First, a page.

The ACE group plans to address these shortcomings in next month’s white paper. As a first step, the group suggests that leading centres, such as NCAR and the Met Office, carry out fractional attribution assessments of notable weather extremes over the past 50 years, using large ensembles of coupled climate models and all available weather data. The lessons learned from these retrospective studies could then allow scientists to progress into routine attribution of recent weather, as well as climate-based forecasts of extreme weather.
It is not yet clear what such a plan would cost, or who would pay for it. Kevin Trenberth, a climate scientist with the NCAR, estimates that a few million dollars would be enough to coordinate an international service using facilities already in place at his institution, the Met Office and elsewhere. But going beyond this bare-bones effort — creating, for example, a free-standing attribution centre with monthly, seasonal and decadal forecasting capacities — would cost much more.
Nature also has an editorial on this, link [here].
JC comment: My quote “Scientifically unsound” succintly summarizes my opinion on this. My reasoning is described extensively in previous posts.
The rationale for ACE seems to be described by this statement:
But neither weather nor climate pays the slightest attention to what policy-makers are doing. And with events such as Hurricane Irene making themselves felt in politicians’ backyards, an attribution service might someday be seen as a good investment.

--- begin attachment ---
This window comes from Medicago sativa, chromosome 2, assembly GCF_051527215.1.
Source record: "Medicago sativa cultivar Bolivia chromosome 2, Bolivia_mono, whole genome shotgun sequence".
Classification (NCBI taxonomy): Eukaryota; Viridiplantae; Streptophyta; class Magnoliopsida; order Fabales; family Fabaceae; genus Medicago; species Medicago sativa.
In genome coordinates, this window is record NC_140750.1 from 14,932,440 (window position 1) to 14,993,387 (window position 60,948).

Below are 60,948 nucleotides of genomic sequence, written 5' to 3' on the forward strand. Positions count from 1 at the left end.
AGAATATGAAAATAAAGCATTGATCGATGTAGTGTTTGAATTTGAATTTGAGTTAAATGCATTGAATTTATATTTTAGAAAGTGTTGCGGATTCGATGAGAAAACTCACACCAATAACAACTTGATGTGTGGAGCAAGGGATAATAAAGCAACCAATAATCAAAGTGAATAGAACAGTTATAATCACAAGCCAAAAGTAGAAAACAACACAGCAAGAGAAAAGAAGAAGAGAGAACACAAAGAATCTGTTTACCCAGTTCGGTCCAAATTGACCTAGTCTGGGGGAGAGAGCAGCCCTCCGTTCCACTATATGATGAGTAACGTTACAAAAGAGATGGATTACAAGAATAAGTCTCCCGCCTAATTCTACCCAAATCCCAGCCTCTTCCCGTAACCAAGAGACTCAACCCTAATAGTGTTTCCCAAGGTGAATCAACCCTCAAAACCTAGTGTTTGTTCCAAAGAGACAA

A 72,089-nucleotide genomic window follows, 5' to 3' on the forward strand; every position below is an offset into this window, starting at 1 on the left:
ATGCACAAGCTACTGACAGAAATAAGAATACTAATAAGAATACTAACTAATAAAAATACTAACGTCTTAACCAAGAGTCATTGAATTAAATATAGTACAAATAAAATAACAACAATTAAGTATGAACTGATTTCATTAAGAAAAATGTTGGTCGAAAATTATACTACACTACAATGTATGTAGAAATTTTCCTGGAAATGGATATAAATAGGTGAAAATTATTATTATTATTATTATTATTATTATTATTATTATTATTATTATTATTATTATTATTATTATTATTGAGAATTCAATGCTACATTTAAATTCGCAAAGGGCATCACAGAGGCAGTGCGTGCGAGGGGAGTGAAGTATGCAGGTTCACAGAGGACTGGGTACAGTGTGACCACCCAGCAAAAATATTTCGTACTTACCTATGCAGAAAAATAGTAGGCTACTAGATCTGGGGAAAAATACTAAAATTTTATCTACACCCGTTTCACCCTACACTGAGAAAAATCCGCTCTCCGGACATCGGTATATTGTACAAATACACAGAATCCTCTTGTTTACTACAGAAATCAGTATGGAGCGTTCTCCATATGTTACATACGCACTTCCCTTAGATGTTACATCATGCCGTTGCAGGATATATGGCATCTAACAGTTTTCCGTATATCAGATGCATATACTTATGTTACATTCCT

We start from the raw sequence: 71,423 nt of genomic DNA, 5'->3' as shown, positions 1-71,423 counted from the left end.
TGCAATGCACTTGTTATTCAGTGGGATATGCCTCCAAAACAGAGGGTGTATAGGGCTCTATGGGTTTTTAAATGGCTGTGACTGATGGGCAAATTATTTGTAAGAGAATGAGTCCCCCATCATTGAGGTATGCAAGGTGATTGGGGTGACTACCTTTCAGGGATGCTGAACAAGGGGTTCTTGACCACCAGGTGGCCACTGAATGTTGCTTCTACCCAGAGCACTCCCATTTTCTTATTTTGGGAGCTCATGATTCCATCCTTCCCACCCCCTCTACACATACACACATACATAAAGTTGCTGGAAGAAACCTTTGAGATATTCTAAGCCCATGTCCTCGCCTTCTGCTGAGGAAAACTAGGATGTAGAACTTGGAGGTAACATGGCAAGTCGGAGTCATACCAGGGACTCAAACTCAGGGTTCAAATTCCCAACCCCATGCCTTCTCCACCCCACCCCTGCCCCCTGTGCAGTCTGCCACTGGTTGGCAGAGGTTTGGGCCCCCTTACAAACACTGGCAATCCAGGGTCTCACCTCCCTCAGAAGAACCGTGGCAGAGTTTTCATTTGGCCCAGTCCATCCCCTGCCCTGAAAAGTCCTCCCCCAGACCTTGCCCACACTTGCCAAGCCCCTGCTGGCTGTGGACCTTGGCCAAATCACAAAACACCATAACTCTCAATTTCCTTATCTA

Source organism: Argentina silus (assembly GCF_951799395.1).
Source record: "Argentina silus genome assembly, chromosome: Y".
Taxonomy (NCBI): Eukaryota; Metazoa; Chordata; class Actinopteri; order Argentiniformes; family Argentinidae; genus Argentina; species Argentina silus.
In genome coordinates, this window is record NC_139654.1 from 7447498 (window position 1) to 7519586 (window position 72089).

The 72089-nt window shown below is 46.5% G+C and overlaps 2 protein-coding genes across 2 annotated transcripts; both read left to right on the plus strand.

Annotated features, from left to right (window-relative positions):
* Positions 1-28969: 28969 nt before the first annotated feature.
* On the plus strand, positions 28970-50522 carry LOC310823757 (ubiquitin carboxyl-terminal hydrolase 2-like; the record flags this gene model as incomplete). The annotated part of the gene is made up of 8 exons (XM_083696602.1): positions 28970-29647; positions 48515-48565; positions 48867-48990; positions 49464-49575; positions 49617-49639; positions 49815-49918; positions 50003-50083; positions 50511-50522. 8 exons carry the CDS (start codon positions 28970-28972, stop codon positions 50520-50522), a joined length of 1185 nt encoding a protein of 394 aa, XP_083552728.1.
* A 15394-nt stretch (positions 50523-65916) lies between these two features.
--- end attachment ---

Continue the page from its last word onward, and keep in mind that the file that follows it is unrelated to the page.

Never let a good disaster go to waste in terms of trying to play on people’s emotions to generate support for CO2 mitigation policies.
Fortunately, there seems to be little prospect for ACE in the short term:
Given that governments on both sides of the Atlantic are slashing their budgets wherever possible, Trenberth admits that the prospects for launching such a programme anytime soon seem remote.
I can save everyone tons of money on this. The NOAA group in Boulder is already doing an excellent job [website here]. They no longer refer to it as “attribution” but rather as “interpreting climate conditions.” They focus on past observations and weather patterns, and seasonal climate forecast products. Of course, it takes them days to weeks to do an analysis on a single extreme event, so you miss the maximum emotional impact of the analysis. With two more FTE NOAA employees devoted to this effort, they could study more storms and/or produce the assessment more quickly.
Clarification. People seem confused as to why I am praising the NOAA group, while I am not at all impressed by the proposed ACE effort. The NOAA group examines the historical data record, looks for past analogues, and interprets the extreme weather event in the context of the weather and climate dynamics. In the three examples of “Whats happening now”, they explained the Russian heatwave, the snowy winter, and the tornado outbreak in the context of natural weather and climate variability. By contrast, the ACE effort is focused on using climate models to assess the fraction of the event that might be attributed to global warming. It is the use of climate models for this exercise that I object to, which I explained in a previous post.